The Eastern Cape’s MaXhosa by Laduma Ngxokolo – one of South Africa’s fastest-growing fashion exports – has turned traditional Xhosa patterns into an international sensation. The very distinctive knitwear brand, with its bright colours and geometric patterns, has among its fans international superstars that include singers Beyoncé and Alicia Keyes. Putting paid to the idea that fashion has borders is Thai-born Capetonian Chu Suwannapha who, under the label Chulaap, has created a South African style that draws from South African cultural traditions.
Lesotho blankets, introduced by the Victorians and used practically for warmth in the icy mountain kingdom, have recently been incorporated into world fashion. They’ve been turned into handbags, coats and coat dresses, and the very unique Lesotho patterns (among them conical hats and red-hot poker flowers) have adorned everything from underwear to cushion covers. Last year, Louis Vuitton was accused of cultural appropriation after referencing the Basotho blanket in their menswear collection, Fundudzi’s Craig Jacobs points out.
However, the money-making business of fashion, and the exporting of African style to the rest of the world, is a topic that often trumps the cultural appropriation conversation. Fashion is big business. Indeed, West African economies have been revitalised by the growing global interest in Ankara. Nigeria’s textile industry, for example, has gained at least 25 new textile companies, after a decades long slump.
Countries such as Burkina Faso and Mali have strong textile heritages, including hand-woven cotton, indigo dyeing, and the Malian bogolan fabric, which is handmade from cotton and dyed with fermented mud. African design, which includes fashion and furniture and style, seems to have broken free from the old labels allotted by colonialism.
Social media, online purchasing websites, and the dissolution of borders have ensured that there are only global brands. One is as likely to find the same labels at Siam Paragon in Bangkok, Galeries Lafayette in Paris or Sandton City in Johannesburg. Jacobs attributes the new-found African confidence to changing patterns as African economies grow at exponential rates. He adds that online shopping has also made African brands easier to sell to an international audience.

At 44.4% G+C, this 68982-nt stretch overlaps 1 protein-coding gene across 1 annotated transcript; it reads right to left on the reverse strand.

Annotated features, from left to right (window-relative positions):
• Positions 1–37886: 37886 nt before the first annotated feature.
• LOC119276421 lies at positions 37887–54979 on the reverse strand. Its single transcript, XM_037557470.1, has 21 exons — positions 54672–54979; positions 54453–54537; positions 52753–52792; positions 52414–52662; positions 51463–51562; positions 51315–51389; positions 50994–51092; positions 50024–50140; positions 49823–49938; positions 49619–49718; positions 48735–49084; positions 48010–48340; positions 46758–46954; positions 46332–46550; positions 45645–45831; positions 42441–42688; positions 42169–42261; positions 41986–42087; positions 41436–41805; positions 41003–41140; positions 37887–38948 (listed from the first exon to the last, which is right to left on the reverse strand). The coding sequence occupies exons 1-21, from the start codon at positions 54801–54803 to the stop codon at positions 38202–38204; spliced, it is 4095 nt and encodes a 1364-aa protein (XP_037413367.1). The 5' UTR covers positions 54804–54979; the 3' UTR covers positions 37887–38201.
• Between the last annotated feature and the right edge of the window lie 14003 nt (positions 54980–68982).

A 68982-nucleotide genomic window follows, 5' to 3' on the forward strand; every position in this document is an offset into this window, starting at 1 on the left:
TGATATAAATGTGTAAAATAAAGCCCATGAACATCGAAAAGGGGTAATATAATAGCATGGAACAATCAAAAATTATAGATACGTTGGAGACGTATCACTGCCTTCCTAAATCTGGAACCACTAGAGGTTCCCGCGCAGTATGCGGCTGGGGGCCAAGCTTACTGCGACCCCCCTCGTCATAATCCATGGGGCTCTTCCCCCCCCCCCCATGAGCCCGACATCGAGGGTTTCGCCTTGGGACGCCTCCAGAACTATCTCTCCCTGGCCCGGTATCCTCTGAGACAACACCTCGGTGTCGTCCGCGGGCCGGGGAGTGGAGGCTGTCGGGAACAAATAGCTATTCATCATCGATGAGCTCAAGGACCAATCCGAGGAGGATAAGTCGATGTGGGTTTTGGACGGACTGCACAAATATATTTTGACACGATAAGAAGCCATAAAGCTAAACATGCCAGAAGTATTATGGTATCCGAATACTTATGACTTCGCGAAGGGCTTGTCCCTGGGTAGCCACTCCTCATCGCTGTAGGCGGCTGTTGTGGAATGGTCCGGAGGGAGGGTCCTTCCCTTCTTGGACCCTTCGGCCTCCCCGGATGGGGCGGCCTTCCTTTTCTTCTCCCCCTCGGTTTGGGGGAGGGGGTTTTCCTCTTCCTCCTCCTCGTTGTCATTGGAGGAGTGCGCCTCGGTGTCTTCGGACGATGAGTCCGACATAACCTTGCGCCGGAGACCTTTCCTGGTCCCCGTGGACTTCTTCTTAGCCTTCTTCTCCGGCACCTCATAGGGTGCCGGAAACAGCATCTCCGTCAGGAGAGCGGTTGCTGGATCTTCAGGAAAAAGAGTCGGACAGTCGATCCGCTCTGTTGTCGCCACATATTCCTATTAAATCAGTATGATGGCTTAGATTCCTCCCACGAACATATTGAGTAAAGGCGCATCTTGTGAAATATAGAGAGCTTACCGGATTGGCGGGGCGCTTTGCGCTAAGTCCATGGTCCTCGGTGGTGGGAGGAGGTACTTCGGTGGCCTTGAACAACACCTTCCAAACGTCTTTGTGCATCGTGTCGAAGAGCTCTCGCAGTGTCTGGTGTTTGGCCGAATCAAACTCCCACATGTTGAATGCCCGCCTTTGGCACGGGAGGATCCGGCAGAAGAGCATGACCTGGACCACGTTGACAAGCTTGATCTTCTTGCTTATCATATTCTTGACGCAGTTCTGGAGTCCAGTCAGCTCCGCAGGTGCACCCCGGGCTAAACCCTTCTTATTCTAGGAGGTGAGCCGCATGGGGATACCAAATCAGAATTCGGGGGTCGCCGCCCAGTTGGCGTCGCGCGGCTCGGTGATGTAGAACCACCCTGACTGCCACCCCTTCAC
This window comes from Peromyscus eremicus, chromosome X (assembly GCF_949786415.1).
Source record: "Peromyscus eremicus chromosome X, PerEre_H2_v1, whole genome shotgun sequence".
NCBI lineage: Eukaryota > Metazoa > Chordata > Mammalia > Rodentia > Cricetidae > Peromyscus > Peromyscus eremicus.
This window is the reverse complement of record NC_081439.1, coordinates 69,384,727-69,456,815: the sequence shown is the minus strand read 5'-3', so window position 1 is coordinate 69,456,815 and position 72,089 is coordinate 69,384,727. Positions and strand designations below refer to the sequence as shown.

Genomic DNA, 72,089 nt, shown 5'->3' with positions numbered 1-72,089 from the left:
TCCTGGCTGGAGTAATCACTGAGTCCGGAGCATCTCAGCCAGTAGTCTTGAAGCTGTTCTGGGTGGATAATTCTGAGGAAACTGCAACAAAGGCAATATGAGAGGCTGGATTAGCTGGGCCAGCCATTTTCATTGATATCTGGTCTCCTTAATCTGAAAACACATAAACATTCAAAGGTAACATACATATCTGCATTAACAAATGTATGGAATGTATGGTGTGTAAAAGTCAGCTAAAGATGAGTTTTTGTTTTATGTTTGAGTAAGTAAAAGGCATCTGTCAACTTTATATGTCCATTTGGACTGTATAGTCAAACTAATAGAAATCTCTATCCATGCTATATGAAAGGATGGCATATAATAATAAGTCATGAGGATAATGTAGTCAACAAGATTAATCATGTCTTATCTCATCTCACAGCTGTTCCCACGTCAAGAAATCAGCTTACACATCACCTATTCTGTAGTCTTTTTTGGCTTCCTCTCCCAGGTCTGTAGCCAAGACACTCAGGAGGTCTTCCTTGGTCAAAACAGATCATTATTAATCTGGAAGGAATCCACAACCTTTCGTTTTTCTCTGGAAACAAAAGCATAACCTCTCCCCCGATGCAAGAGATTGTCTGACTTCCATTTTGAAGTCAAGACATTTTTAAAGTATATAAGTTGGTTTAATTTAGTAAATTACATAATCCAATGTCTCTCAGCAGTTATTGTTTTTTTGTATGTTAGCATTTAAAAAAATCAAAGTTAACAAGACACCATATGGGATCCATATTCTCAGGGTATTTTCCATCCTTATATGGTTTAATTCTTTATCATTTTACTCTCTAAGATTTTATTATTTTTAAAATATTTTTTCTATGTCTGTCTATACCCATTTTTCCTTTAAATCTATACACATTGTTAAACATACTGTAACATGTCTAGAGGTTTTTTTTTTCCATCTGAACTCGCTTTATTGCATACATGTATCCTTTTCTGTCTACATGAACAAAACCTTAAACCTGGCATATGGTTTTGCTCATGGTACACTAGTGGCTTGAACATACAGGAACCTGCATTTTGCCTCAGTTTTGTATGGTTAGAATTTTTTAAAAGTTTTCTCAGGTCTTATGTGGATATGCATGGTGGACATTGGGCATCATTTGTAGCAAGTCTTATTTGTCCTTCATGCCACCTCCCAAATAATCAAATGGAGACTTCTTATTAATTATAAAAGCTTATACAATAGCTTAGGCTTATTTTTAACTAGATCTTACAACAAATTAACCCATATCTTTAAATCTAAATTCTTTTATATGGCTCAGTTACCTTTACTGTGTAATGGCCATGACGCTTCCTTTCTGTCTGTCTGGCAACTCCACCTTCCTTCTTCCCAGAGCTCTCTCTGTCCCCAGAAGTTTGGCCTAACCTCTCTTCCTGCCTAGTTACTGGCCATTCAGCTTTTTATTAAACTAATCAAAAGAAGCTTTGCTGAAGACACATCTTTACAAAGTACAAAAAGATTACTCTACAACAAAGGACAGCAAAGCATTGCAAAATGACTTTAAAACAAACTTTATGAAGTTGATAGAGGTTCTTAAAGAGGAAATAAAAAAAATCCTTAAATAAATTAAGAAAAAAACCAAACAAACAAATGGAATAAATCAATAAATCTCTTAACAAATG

The large and growing African diaspora naturally transports African fashion around the world, moving style and design imported from this continent into the mainstream. Los Angeles in the US hosts an annual Ankara Festival, where the purpose is to showcase the best of African culture through fashion, music, dance and food. It’s also a platform to introduce and expose young designers to international markets.
New York, London, Dublin, Toronto and Paris are among the world’s major fashion centres that host Africa fashion weeks, alongside their own haute couture shows. Social responsibility, empowerment of women, ethically sourced materials, humane treatment of garment workers… these are some of the sustainability issues being discussed as Africa finds new markets internationally.
Nigerian-born, London-based fashion designer Duro Olowu has been quoted as saying that Africa’s global fashion reach, combined with an awareness of social responsibility, “makes for a powerful statement”. Eco fashion has become part of a growing design philosophy and has at the centre of its goal the adoption of systems that are kind to both humans and the environment.
Helping to put African fashion on the map is Nigerian born, award-winning author Chimamanda Adichie who has taken to social media to launch her “Wear Nigerian” campaign. It’s designed to “sensitise and encourage people to buy from both upcoming, as well as established designers, to boost local trade and manufacturing”.
“In the past few weeks, I’ve bought more Nigerian brands than I ever have in the past,” Adichie wrote recently in a Facebook post. “I’ve discovered new names. I’ve been filled with admiration for the women and men running their businesses despite the many challenges they face. I’m particularly interested in ‘inward-looking’ brands, those for whom dressing Nigerian women is as important as other goals.” She uses her Instagram account to show off Nigerian outfits.
Stella McCartney, in fact, did acknowledge the origin of her Spring 2018 fabric on Instagram. New ethical standards are becoming more established in the fashion world globally. As regards Africa, these include initiatives aimed at meaningful social change as well as partnerships all along fashion’s supply chains that are economically acceptable to all. African fashion, whether in controversial or glowing terms, has made it onto the global scene. Africa is taking its rightful place in international couture.